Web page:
7. The next decision to which Mr. Vyas has invited my attention is S. Kartar Singh v. Chaman Lal and Ors. : 1SCR9 . In that case the Supreme Court was considering a similar problem which arose under Delhi Rent Control Act, 1958. The tenant in that case was found to have taken the premises on lease both for the purpose of residence as well as for the purpose of carrying on his professional work as a legal practitioner. They, therefore, accepted the findings recorded by the courts below that the premises had been let out to the tenant in that case for residential-cum-business or professional purpose. They applied the principles laid down in the case of Gopal Dass Varma (Supra) and held that the tenancy of the premises let out or used for residence and for carrying on the profession could not be terminated merely by showing that the tenant has acquired a suitable residence. In the case of Gopal Dass Varma (Supra) the premises were let out to a doctor who was an ear, nose and throat specialist. It was found that the Doctor had been using the premises with the consent of the landlord both for his residential and professional purposes. They recorded the conclusion in Kartar Singh's case (Supra) that the tenancy in respect of the premises let out for residence-cum-business could not be successfully terminated on the ground that the tenant had acquired or built a suitable residence because, according to them, residence-cum-business was a purpose different from residence. It was further argued in that case that the test of predominant intention or main purpose should be applied in order to determine whether the premises were let out predominantly for residence or predominantly for business. In that context the Supreme Court has observed that the position in England is different where premises can be let partly for business purpose and partly for residence. In England the statutory provisions lay down that where a dwelling is let partly for business and partly for residence, the Rent Act applies to the whole. It appears to me that the test of predominant intention or main purpose was not applied on account of the provisions contained in Section 2(g) of the Delhi and Ajmer Rent Control Act, 1952. Section 2(g) of that Act referred to three kinds of users to which premises can be put. They were residence, commerce and any other purpose. Whereas residence and commerce are specific purposes, the expression 'any other purpose' is a residuary Clause which can embrace all other purposes single or composite. Similarly, Section 2(i) of the Delhi Rent Control Act, 1958 defines the 'premises' inter alia, to mean 'any building or part of a building which is, or is intended to be, let separately for use as residence or for commercial Use or for any other purpose.' Under both the aforesaid Acts, business-cum-residence as a composite purpose can be distinguished from residence as well as from commerce and can be placed under the residuary expression 'any other purpose'. So far as the Bombay Rent Act is concerned, Section 5(8) which defines the expression 'premises,' does not qualify its connotation by assigning to it any such purpose. However, Section 6(1) of the Bombay Rent Act states as follows:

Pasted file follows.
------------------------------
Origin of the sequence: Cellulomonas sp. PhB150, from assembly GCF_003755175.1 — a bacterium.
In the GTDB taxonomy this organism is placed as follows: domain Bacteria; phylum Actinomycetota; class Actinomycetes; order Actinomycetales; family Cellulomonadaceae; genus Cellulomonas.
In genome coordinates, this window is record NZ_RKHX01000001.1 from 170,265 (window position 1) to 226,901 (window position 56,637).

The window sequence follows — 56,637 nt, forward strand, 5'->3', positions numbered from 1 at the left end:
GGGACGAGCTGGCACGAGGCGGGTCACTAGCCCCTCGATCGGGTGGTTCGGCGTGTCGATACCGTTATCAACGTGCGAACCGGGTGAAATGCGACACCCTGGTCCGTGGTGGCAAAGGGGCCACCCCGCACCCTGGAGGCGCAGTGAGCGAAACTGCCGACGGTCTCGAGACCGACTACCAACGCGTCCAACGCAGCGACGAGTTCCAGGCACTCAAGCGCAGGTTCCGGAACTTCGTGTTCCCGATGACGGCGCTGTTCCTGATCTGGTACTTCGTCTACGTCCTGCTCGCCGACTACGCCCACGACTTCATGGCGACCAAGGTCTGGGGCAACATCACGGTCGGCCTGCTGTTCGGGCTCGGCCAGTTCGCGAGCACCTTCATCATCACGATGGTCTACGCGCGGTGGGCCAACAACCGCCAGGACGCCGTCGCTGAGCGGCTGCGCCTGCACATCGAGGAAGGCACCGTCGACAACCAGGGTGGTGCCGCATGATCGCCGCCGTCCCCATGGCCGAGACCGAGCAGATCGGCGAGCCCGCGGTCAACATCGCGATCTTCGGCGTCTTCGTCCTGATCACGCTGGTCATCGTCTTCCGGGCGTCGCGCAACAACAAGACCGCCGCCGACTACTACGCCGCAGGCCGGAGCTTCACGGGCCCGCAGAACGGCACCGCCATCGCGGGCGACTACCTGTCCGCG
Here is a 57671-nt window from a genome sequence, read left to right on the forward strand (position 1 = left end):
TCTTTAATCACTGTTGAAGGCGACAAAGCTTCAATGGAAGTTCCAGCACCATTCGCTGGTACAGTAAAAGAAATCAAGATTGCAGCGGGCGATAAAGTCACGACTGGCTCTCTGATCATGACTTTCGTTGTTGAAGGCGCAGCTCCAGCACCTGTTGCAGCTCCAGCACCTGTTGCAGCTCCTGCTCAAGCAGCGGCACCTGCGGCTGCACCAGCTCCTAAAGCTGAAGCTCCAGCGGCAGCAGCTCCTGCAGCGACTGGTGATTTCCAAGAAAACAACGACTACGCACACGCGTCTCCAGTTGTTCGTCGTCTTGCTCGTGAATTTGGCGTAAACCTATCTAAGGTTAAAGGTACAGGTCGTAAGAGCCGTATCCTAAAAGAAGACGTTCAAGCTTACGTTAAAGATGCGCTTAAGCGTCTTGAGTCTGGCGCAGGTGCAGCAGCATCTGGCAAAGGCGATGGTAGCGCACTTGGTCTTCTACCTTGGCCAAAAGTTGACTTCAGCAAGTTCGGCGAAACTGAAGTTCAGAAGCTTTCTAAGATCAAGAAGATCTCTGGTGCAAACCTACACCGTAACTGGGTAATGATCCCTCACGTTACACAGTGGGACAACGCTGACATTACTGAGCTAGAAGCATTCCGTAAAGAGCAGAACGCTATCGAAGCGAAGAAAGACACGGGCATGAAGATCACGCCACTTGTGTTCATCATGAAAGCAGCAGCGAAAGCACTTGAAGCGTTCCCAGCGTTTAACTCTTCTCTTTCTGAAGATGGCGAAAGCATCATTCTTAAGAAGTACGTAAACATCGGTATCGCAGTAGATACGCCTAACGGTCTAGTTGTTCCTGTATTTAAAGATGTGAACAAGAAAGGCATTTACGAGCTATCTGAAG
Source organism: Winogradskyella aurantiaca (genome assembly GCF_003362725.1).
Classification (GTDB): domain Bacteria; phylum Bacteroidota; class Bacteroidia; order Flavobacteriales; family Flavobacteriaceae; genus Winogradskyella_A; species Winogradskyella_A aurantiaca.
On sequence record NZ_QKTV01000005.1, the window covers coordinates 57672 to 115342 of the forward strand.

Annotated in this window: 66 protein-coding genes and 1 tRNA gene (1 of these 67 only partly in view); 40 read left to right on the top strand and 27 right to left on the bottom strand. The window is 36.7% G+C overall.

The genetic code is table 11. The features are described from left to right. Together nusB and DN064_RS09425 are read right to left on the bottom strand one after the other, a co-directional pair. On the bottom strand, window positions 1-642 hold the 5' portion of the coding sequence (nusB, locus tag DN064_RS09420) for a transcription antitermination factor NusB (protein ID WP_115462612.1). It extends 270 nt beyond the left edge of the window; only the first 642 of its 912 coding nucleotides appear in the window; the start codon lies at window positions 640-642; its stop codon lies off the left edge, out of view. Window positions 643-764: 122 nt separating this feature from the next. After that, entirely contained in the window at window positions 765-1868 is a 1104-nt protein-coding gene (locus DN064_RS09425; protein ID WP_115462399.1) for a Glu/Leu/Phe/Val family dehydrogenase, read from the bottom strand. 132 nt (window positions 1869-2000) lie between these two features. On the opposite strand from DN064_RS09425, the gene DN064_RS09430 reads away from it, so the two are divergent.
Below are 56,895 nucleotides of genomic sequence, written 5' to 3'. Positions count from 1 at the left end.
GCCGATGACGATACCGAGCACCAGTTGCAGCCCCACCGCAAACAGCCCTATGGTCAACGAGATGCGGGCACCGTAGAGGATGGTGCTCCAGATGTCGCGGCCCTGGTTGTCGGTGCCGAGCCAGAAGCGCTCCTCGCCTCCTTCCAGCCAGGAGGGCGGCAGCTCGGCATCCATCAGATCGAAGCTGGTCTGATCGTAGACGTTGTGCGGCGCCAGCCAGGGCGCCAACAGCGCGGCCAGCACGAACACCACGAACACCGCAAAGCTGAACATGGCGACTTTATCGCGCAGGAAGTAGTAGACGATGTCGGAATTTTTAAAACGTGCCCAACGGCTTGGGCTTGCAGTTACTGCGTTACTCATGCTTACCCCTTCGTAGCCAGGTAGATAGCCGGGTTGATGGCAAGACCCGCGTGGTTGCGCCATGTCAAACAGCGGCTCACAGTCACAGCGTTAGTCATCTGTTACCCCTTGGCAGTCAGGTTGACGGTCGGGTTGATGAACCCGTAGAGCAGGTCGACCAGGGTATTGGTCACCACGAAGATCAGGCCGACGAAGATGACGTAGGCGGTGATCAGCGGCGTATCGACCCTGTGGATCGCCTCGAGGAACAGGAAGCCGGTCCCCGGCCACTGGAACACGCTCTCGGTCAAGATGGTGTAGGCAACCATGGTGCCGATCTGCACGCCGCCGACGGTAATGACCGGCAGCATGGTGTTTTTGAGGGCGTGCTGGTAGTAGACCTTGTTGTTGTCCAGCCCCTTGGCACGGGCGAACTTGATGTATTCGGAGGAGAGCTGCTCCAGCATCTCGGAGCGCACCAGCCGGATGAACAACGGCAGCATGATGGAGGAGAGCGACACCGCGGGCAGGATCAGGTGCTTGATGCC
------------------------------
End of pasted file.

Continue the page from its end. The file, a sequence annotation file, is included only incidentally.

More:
In areas specified in Schedule I, this Part shall apply to premises let for residence, education, business, trade or storage and also open land let for building purposes.